A five-year project led by the Georgia Institute of Technology has developed a novel approach to space electronics that could change how space vehicles and instruments are designed. The new capabilities are based on silicon-germanium technology, which can produce electronics that are highly resistant to both wide temperature variations and space radiation.
Scientists at the Lawrence Berkeley National Laboratory have been awarded massive allocations on the nation's most powerful supercomputer to advance innovative research in improving the combustion of hydrogen fuels and increasing the efficiency of nanoscale solar cells.
Sued-Chemie AG and Technische Universitaet Muenchen have formed a strategic alliance for catalysis research, 'Munich Catalysis'. In addition to basic research in the field of catalysis, a major aspect of this cooperation will be the development of innovative catalysts as a key technology to help meet the rising global demand for energy and base chemicals on a long-term basis.
European consortium comprising National Physical Laboratory (NPL), ST Microelectronics, the University of Edinburgh, and TU Delft has been involved in the development and application of the Megaframe Imager - an ultrafast camera capable of recording images at the incredible rate of one million frames.
Nuclear magnetic resonance (NMR) is one of the best tools for gaining insight into the structure and dynamics of molecules because nuclei in atoms within molecules will behave differently in a variety of chemical environments.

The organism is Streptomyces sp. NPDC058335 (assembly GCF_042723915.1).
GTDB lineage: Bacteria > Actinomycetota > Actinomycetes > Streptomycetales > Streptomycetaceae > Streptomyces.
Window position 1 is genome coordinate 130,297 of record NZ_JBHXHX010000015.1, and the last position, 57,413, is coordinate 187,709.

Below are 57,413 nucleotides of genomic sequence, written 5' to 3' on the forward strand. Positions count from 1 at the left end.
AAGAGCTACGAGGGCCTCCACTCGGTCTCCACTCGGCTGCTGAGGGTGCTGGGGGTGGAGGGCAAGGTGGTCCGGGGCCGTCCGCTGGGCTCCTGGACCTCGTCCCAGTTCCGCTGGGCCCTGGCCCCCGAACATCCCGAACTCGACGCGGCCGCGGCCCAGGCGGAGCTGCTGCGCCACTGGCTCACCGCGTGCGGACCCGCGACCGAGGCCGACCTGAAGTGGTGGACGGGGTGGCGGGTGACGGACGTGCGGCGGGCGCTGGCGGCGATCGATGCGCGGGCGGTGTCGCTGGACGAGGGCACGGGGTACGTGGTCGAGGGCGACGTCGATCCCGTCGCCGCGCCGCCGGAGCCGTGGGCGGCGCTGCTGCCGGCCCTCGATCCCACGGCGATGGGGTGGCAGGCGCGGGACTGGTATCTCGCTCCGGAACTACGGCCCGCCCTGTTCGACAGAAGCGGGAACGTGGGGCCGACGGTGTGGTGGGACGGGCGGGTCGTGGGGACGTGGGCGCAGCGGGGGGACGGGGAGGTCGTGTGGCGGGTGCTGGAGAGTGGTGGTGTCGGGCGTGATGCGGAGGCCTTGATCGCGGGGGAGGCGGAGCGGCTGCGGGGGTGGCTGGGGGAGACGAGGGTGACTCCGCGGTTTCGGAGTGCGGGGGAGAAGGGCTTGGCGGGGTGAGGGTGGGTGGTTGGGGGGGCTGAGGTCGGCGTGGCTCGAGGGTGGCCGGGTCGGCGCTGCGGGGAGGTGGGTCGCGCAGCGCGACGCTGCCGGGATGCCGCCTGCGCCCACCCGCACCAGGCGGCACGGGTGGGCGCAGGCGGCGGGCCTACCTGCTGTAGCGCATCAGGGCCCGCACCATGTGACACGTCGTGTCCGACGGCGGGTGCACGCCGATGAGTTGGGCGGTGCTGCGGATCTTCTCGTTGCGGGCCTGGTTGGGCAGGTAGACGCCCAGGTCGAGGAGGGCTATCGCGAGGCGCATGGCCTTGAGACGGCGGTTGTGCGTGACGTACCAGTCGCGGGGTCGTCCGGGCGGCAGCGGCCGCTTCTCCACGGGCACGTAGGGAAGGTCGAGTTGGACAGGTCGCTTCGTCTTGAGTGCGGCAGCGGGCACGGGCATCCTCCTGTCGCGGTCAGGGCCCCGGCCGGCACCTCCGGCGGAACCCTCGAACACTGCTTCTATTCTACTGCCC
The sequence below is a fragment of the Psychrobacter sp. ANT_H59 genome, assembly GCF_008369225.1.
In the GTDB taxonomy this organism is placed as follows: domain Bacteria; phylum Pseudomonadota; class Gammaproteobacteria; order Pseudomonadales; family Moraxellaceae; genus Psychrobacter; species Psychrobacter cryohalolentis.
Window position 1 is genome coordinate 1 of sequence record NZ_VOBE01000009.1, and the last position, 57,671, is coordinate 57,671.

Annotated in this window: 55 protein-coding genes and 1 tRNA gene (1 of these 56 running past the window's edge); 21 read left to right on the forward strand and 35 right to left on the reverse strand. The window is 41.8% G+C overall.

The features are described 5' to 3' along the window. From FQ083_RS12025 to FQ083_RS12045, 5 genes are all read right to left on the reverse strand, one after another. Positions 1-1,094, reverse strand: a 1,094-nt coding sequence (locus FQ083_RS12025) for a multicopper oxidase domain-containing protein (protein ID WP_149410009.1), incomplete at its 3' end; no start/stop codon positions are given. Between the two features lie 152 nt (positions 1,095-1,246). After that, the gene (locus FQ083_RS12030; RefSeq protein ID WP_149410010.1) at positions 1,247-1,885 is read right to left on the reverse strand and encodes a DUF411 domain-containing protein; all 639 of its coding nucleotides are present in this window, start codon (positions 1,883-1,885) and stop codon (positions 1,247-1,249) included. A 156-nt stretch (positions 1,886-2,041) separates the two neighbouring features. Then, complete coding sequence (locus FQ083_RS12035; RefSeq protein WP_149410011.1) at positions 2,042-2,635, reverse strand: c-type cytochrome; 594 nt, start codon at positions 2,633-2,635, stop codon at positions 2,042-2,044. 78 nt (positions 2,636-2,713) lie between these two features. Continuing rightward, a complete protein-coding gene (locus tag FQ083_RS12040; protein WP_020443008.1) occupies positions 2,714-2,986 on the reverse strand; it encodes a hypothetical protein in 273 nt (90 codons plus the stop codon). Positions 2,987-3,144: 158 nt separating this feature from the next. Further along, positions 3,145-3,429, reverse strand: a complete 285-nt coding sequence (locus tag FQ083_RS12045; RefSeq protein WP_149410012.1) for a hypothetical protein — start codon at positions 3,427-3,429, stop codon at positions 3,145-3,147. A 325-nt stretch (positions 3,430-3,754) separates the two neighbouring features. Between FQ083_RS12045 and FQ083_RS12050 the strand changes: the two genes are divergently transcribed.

Scientists at Rensselaer Polytechnic Institute have developed a new technique for probing the temperature rise in the vicinity of RF-actuated nanoparticles using fluorescent quantum dots as temperature sensors.
Die Arbeit der Forscherteams um den Chemiker Prof. Marcel Mayor (KIT und UB) und den Physikern Dr. Ralph Krupke (KIT) und Prof. Hilbert v. Loehneysen (KIT) stellt einen wichtigen Beitrag dar fuer die Entwicklung neuer optoelektronischer Bauelemente auf Basis einzelner Molekuele.
Thanks to collaborative work between scientists in Donostia-San Sebastian and the University of Kiel (Germany) it has been shown that it is possible to determine and control the number of atoms in contact between a molecule and a metal electrode of copper, at the same time as the electric current passing through the union being recorded.
The generation of electricity and heat with no pollution and with considerably less emission of the greenhouse gas CO2 sounds too good to be true. However, it is possible with the so-called SOFC fuel cells, which Risoe has been conducting research into for over 20 years. The technology is now on its way to reach Danish and international companies including consumers.
Certain structural defects in materials are what make innovative nanocrystalline bulk metals very hard and yet readily malleable. As these defects are found at the atomic level of the metal structure they are difficult to investigate in experiments. However, Austrian scientists have recently taken a significant step towards understanding such atomic defects.
The five journals will be in the areas of water technology, oil and gas technology, petrochemicals technology, biotechnology and nanotechnology. They will be published early next year in print and online.
To culminate the 20th anniversary of its presence in France, the Georgia Institute of Technology is expanding its campus in the northeast region of the country with a new resource center for industry and academic research laboratories.